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Rhyme Time Activities for Toddlers

by Kathryn Rateliff Barr, studioD

Toddlers enjoy the way rhymes roll off the tongue and tickle the ear. Whether your tot is creating her own language with nonsensical rhyming words or following along as you read Dr. Seuss or “The Rhyme Bible Storybook for Toddlers,” she enjoys rhyming more than regular prose. Rhyming activities improve her vocabulary and prepare her to read.

Nursery Rhymes

Children have enjoyed nursery rhymes for millennia, although if you think about the meaning of nursery rhymes such as “Ring Around the Rosie” about the plague or a baby falling out of a tree in “Rock-a-bye Baby, you might not find them so appealing. Encourage your child to say and sing nursery rhymes with you. Suggest that he dance or beat out the cadence with a spoon on an oatmeal box. Teach him finger plays for “Itsy Bitsy Spider” or “Patty-Cake.” Let him illustrate his favorite nursery rhymes with stickers and magazine pictures.

Rhyming Stories

Many books for young children are written in rhyme. Read Dr. Seuss’ “Green Eggs and Ham” or “How the Grinch Stole Christmas” to your tot and encourage her to say the rhymes with you or guess what the next rhyming word will be. Make up rhyming stories about your child and illustrate them to make them enjoyable and personal. Put the stories in a binder with your child’s picture on the cover and read the stories often. If you read the Bible, substitute family devotional reading with a selection from “The Rhyme Bible Storybook for Toddlers” to make your faith practice more enjoyable for her.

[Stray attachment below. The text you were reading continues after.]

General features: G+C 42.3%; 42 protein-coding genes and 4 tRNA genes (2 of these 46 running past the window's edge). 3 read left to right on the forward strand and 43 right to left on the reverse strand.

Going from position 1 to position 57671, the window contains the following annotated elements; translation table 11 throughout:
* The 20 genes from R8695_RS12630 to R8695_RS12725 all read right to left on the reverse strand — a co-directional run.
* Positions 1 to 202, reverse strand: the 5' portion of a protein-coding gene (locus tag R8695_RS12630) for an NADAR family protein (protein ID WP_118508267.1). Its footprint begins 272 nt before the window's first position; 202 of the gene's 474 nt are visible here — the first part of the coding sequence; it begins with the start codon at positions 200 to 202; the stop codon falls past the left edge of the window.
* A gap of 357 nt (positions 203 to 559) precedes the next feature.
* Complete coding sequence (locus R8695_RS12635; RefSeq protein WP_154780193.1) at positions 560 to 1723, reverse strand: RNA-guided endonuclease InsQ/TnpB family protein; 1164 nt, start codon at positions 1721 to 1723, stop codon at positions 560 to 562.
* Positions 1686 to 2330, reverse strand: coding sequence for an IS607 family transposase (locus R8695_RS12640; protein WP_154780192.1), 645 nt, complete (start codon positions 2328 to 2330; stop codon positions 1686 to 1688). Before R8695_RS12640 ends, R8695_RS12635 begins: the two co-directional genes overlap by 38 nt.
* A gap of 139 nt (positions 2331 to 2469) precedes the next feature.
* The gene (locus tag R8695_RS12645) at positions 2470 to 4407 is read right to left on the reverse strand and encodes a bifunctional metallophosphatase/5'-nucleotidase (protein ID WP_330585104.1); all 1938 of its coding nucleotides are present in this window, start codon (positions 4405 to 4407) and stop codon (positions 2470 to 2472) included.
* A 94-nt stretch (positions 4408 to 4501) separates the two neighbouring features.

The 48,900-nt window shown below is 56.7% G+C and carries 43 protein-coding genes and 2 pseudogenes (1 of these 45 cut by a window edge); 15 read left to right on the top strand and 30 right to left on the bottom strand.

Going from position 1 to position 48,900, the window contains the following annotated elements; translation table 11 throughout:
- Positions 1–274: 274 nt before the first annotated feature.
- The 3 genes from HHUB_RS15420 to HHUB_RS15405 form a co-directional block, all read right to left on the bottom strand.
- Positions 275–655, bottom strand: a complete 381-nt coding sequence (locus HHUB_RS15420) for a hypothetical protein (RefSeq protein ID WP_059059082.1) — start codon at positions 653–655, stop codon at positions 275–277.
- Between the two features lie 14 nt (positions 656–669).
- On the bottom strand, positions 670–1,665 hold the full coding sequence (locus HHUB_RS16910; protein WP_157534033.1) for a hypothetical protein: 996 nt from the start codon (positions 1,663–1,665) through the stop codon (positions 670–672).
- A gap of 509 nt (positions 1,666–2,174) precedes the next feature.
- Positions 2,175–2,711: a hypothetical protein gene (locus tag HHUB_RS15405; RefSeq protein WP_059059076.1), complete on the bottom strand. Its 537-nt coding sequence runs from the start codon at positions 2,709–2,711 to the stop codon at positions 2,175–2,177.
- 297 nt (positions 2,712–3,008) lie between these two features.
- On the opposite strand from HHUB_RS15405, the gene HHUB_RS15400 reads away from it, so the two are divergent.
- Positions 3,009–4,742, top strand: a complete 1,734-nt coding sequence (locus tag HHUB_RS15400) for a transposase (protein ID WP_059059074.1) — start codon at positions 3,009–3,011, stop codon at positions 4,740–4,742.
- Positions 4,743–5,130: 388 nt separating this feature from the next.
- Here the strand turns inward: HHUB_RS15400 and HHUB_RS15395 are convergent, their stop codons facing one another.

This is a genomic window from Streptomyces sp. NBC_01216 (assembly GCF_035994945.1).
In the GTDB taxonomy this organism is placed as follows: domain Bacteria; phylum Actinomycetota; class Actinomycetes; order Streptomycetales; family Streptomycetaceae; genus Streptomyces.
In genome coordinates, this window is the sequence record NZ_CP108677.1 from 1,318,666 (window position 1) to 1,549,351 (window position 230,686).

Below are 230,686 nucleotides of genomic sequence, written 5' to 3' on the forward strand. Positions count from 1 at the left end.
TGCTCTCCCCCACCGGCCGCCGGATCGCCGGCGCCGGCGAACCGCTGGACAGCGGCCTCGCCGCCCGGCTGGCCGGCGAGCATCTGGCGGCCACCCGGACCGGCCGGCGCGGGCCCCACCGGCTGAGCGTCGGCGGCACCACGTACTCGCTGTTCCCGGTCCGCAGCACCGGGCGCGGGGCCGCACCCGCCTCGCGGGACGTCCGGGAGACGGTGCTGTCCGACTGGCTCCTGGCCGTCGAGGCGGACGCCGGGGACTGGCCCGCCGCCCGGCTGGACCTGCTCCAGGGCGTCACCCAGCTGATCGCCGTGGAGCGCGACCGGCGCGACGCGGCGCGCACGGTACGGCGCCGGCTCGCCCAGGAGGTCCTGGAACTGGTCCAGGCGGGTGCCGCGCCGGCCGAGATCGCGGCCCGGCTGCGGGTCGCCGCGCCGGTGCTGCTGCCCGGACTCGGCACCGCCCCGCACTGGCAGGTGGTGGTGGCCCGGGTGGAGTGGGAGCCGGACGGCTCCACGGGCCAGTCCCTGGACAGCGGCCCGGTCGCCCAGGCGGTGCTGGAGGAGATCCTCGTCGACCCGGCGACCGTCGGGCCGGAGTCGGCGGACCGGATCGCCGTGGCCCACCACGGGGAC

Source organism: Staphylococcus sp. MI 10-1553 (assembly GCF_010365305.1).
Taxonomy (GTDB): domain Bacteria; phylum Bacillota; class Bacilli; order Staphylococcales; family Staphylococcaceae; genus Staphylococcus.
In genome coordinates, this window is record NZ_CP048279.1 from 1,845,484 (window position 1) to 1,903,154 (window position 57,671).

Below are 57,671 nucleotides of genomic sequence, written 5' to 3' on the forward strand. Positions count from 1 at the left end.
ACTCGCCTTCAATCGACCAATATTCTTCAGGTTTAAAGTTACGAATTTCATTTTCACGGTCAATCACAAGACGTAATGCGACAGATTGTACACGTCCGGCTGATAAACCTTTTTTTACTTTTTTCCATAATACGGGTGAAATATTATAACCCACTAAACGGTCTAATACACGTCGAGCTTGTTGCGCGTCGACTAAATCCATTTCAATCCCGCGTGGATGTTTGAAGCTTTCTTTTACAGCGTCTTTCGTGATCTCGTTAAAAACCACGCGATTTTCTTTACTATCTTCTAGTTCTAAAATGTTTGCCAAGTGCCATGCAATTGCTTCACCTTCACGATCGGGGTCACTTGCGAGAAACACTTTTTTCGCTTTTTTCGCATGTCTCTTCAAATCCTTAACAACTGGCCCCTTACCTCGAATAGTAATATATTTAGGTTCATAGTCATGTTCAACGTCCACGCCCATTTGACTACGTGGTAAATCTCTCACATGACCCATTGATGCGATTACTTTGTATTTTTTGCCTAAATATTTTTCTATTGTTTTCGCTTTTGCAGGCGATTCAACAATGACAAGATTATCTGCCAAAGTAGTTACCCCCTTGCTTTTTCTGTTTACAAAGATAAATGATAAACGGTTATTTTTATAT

Rhyming Games

Your toddler will enjoy playing rhyming games. Say a word such as “cat” and see how many rhyming words she can tell you. Make rhyming cards by gluing pictures on index cards and have your tot match pictures of words that rhyme, such as “cat” and “hat” or “plane,” “train” and “cane.” Start a sentence in which the last word rhymes with another word in the sentence and have your child try to figure out a suitable ending word.

Rhyming Communciation

If you want your toddler to pay attention when you give him directions, formulate the instructions in a rhyme. Say, “The time has come to end our play. Pick up the toys and put them away.” You can set the instructions to music and sing them. In addition, challenge your child to make up rhyming questions and requests or funny rhyming names for your family’s favorite foods or pets. He might create family nicknames based on rhymes, such as “Top Pop” or “Miss Sis.”

About the Author

Rev. Kathryn Rateliff Barr has taught birth, parenting, vaccinations and alternative medicine classes since 1994. She is a pastoral family counselor and has parented birth, step, adopted and foster children. She holds bachelor's degrees in English and history from Centenary College of Louisiana. Studies include midwifery, naturopathy and other alternative therapies.

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